According to Jewish sources, the tomb of Ali b. Abi Talib was situated next to the sepulchre of King Jeconiah, one of the last Davidic kings of Judah and the first Davidic exilarch: https://books.google.ca/books?id=1jT7jD1t8jAC&pg=PA350&lpg=PA350&dq=King+Jehoiachin+kufa&source=bl&ots=Z0M_YbVxdy&sig=IxmlmZ53jwkUu4mdOtCw0CKQHd8&hl=en&sa=X&ved=0ahUKEwiBxemRvfLSAhWJz4MKHWijBKwQ6AEINjAE#v=onepage&q=King Jehoiachin kufa&f=false

In Tabari, a Jewish exilarch says the following:

فمنهم العلامة الشيخ أبو جعفر محمد بن علي بن محمد الشهير بعماد الدين الطبري في " تاريخه " (ص 493) قال:
وحدثني العلاء بن أبي عائشة، عن أبيه قال: حدثني رأس الجالوت قال: ما مررت بكربلاء إلا وأنا أركض دابتي حتى أخلف المكان. قال: قلت: لم؟ قال: كنا نتحدث أن ولد نبي مقتول في ذلك المكان. قال: وكنت أخاف أن أكون أنا، فلما قتل الحسين قلنا هذا الذي كنا نتحدث.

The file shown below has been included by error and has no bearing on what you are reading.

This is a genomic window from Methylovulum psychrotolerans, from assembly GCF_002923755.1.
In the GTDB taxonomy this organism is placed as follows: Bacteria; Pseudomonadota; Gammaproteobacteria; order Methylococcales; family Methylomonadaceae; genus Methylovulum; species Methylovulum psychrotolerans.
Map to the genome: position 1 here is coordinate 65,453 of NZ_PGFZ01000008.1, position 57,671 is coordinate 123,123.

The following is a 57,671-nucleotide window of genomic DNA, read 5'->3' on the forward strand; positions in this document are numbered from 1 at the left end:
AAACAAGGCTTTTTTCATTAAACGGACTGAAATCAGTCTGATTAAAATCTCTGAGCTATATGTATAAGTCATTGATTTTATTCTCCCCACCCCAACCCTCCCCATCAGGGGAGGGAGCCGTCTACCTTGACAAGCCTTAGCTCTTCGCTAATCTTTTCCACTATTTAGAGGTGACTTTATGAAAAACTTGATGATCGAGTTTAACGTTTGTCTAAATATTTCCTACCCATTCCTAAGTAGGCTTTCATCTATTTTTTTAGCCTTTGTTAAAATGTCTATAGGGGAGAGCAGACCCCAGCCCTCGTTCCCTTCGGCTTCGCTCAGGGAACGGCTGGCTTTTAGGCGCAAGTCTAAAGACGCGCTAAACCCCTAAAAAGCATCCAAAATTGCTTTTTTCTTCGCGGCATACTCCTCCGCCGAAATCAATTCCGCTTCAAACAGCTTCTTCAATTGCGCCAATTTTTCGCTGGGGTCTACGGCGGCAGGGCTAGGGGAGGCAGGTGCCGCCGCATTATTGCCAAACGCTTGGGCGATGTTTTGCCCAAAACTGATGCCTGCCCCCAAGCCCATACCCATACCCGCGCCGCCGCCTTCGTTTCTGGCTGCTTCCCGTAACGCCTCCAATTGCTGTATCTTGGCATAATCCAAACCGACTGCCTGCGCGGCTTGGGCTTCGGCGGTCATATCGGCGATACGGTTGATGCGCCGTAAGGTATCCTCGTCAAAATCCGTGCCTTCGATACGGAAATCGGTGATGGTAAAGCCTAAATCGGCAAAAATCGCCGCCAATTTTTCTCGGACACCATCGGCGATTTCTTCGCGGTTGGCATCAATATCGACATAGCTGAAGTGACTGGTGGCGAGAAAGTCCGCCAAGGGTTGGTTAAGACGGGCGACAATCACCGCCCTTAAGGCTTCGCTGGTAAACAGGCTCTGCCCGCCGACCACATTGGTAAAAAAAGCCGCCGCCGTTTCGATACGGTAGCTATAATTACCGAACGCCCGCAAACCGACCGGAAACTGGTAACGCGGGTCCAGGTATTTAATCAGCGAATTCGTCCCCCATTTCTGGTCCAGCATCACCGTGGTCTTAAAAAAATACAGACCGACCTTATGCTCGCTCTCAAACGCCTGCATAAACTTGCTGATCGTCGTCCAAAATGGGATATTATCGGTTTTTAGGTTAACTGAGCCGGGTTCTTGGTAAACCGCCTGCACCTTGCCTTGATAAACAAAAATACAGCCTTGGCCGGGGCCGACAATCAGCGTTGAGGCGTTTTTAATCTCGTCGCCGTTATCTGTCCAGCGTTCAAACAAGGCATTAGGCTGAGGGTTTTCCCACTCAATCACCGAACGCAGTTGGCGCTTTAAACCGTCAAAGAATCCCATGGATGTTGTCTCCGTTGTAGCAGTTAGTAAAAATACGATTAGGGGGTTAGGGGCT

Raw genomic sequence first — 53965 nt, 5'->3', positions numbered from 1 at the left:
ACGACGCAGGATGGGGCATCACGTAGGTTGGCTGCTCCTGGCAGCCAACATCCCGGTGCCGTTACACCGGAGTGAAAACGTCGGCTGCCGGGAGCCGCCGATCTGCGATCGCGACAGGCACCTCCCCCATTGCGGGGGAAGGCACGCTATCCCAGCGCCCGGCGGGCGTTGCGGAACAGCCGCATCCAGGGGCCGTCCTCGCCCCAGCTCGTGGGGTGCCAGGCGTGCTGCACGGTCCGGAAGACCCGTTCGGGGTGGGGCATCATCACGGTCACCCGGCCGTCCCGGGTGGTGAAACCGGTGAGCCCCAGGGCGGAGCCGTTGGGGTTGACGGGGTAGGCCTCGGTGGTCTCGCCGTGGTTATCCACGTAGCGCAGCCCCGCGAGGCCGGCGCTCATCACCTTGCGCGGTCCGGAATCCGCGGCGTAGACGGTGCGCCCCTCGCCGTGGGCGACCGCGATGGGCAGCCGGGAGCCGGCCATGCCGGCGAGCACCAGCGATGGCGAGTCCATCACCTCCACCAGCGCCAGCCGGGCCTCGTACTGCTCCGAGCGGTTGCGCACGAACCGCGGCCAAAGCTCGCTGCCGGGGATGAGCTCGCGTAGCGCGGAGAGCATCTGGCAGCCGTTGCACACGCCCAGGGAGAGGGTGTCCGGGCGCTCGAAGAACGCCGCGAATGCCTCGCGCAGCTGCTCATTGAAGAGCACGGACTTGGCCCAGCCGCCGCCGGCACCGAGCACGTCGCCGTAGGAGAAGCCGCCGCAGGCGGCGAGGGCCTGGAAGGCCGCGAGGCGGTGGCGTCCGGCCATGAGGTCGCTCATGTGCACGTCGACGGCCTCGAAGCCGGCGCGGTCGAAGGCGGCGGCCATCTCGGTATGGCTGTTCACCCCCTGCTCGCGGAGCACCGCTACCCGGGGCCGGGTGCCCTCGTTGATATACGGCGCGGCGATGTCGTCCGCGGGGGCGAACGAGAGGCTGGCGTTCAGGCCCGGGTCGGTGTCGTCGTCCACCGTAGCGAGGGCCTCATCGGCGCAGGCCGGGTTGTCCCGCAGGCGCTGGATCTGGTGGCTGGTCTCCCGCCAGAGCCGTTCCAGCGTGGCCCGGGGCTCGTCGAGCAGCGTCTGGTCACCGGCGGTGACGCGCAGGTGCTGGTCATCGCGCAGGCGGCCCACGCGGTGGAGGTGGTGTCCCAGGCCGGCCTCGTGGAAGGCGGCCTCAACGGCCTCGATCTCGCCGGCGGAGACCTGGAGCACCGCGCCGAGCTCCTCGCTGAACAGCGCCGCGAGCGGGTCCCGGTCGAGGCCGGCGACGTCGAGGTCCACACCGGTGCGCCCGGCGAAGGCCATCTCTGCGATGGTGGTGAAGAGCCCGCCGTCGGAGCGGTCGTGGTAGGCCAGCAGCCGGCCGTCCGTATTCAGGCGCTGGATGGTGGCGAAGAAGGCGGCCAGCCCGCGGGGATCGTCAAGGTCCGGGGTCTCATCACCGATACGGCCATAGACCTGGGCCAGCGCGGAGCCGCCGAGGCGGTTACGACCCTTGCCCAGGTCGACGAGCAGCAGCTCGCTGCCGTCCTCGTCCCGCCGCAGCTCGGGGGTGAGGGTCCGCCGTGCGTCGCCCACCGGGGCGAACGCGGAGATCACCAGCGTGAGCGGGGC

قال: وكنت بعد ذلك إذا مررت بذلك المكان أسير ولا أركض.

The Jewish exilarch (ra's al-jalut) said, "Whenever I would pass through Karbala, I would speed up my riding animal until I would leave the area." The narrator asked, "Why?" The exilarch said, "We used to narrate that a descendant of a prophet would be killed in that area. I used to fear that it would be me, but when al-Husayn was killed, we said this is whom we used to narrate about. After that, if I passed through that area, I would traverse without hurrying."

Here, the exilarch claims to have access to a prophecy on the killing of a son of a prophet in Karbala. He first believed that this man was himself, but after Husayn was killed, he knew that the prophecy referred to Husayn.